According to the two entrepreneurs, they pitched more than 60 venture capital firms along Sand Hill Road, the famed stretch of financiers in Menlo Park, before landing $3.85 million in seed money. Prior to that, they cobbled together $550,000 in Kickstarter funding, with some 8,000 individual investors chipping in for T-shirts and bumper stickers.
“It’s about the dream,” said Cavalcanti. “Actually, it was easy for us to get appointments with the VC firms. We were sort of their comic relief, you know, ‘If you need a change of pace, listen to the MegaBots guys.’ ”
There’s a human element involved on the battlefield, and a big one. Each robot will be operated by a two-member team stationed literally in the belly of the beast. One driver. One gunner. If fans go for this, they might get attached to the robots as well as those who operate the robots. Not unlike the racecar industry.
In their Mk. III (pronounced: Mark Three) creation, which is still being assembled, Cavalcanti will steer while Oehrlein fires the paint balls and Maytags. No doubt they’ll be having fun, fun, fun till daddy takes the T-wrecks away (c’mon, let’s lighten up a little here on the post-apocalyptic warring robots beat).
This is not what they were thinking when Cavalcanti and Oehrlein headed off to college. Upon graduating Olin, Cavalcanti began working immediately on robot projects at Boston Dynamics in Waltham. While there, he founded Artisan’s Asylum, the wildly popular hacker space in Somerville, and eventually left the robot day job for the day, night, sleeping-hours work of growing the Asylum.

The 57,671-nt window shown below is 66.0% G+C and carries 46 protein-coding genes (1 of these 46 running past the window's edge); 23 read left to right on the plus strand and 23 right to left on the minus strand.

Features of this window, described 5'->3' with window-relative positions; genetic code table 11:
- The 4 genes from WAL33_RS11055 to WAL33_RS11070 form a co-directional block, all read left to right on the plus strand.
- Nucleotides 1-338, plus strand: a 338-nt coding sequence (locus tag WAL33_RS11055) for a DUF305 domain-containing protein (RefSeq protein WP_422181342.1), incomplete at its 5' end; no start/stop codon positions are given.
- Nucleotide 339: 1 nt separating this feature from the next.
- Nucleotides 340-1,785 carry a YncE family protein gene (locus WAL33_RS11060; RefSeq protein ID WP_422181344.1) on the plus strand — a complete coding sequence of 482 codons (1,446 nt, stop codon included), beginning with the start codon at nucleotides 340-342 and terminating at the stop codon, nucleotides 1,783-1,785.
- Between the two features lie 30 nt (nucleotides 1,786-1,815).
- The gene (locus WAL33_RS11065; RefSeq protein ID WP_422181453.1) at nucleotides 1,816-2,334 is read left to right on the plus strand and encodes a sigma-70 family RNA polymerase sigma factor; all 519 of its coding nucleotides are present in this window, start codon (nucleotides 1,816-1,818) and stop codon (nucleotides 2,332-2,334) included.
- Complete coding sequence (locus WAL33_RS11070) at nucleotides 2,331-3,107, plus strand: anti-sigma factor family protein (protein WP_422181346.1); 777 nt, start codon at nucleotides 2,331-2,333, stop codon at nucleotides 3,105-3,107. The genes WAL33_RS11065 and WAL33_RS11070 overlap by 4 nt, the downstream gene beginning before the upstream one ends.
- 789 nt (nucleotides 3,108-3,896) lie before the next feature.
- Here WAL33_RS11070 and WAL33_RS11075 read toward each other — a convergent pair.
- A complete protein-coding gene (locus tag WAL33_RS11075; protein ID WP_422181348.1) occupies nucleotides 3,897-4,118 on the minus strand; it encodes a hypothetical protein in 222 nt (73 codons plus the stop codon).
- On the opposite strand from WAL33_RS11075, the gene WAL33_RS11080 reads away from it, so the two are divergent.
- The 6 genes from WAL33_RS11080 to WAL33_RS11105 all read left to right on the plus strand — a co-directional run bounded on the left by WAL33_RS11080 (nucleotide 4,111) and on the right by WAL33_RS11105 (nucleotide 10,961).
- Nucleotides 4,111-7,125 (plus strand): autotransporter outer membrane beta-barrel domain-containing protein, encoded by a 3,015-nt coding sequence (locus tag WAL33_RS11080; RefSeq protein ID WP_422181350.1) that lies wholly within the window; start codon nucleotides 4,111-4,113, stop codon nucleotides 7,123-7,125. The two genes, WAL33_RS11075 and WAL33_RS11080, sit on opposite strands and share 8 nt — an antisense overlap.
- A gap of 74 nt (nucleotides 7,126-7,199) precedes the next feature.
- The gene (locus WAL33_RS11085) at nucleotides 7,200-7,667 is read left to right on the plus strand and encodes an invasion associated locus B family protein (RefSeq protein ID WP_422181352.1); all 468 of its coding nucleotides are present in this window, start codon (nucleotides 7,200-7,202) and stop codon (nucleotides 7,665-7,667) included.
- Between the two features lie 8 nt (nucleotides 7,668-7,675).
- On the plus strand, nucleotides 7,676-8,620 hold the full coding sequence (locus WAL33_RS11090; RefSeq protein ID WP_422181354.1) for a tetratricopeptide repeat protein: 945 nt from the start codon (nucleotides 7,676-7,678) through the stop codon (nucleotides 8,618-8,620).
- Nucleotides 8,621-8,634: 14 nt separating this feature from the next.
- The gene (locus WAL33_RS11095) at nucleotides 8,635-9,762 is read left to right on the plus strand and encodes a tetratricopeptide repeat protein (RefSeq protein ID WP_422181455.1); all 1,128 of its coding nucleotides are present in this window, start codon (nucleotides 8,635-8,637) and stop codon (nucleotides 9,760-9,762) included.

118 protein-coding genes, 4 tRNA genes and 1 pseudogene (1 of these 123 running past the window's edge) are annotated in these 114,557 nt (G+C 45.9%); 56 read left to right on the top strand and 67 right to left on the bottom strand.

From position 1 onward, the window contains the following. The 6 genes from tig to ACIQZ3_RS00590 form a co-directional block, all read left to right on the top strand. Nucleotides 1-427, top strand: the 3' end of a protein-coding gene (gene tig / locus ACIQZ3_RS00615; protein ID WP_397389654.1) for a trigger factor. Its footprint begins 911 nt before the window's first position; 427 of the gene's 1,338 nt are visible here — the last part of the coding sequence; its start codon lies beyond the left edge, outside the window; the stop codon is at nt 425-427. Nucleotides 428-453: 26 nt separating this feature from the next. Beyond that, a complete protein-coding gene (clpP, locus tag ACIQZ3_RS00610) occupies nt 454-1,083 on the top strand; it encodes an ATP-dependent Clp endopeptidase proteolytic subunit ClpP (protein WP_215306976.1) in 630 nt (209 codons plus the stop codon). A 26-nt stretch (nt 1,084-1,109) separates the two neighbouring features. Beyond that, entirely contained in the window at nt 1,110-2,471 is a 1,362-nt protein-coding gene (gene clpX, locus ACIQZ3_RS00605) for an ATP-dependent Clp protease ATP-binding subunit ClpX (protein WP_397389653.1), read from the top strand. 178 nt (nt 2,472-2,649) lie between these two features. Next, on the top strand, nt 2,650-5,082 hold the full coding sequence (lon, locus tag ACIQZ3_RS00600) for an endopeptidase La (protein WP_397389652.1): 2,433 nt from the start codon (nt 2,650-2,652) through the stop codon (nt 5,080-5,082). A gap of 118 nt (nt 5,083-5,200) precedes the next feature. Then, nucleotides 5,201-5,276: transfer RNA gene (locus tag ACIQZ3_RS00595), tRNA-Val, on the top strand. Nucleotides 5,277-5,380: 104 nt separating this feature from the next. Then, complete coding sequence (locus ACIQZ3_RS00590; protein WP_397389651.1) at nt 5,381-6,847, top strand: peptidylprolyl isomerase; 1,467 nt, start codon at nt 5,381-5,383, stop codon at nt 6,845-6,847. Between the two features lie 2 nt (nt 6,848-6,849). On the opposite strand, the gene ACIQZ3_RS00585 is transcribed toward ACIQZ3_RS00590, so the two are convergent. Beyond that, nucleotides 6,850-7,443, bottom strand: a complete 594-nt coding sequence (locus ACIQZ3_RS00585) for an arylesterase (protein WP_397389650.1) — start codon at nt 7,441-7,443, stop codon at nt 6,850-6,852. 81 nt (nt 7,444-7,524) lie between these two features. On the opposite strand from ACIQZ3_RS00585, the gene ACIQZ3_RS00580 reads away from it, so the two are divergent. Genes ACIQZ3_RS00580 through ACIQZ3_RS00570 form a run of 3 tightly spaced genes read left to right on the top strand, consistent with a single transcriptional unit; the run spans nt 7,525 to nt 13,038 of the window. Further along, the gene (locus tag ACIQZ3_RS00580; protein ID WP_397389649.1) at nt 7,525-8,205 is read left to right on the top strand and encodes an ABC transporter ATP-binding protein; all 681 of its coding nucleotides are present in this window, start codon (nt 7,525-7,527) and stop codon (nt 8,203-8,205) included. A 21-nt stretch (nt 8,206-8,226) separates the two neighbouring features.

“Something magical happens in those places,” said Oehrlein.
Oehrlein grew up outside Minneapolis, earned his master’s in control theory at the University of Minnesota, and went on to run a different hacker space, i3Detroit, in Ferndale, Mich. On a visit to Boston roughly four years ago, he sought out Cavalcanti, visited Artisan’s Asylum, and soon moved to Somerville to partner in building robots with his new pal. They invented MegaBots in Somerville and soon headed west to shape the dream.
“We just had dinner and hit it off,” said Oehrlein, explaining the partnership during a break from the bustle of the MegaBots workshop one recent morning. “Gui is the visionary. I just like to build stuff. One day he said to me, ‘We should do giant robots, whaddya think?’ And I said, ‘Yeah, that’s cool, now let’s think how we can make money.’ ”
Neither one was ever an athlete. They grew up with control sticks in their hands, imaginary battles to be won or lost on a monitor. Now Cavalcanti and Oehrlein think they’ve got the next best sport, their version of the Monster Mash, with spinoff opportunities for TV, toys, and comic books.
“I mean, look at the UFC,” noted Cavalcanti. “It just sold for $4 billion. So you just never know, right?”
Robots. Big robots. Firing paint bombs, lifting Chevys like miniature Hot Wheels. There are no cornfields full of long-forgotten ballplayers in Hayward. Just a couple of guys with their own field and their own dream.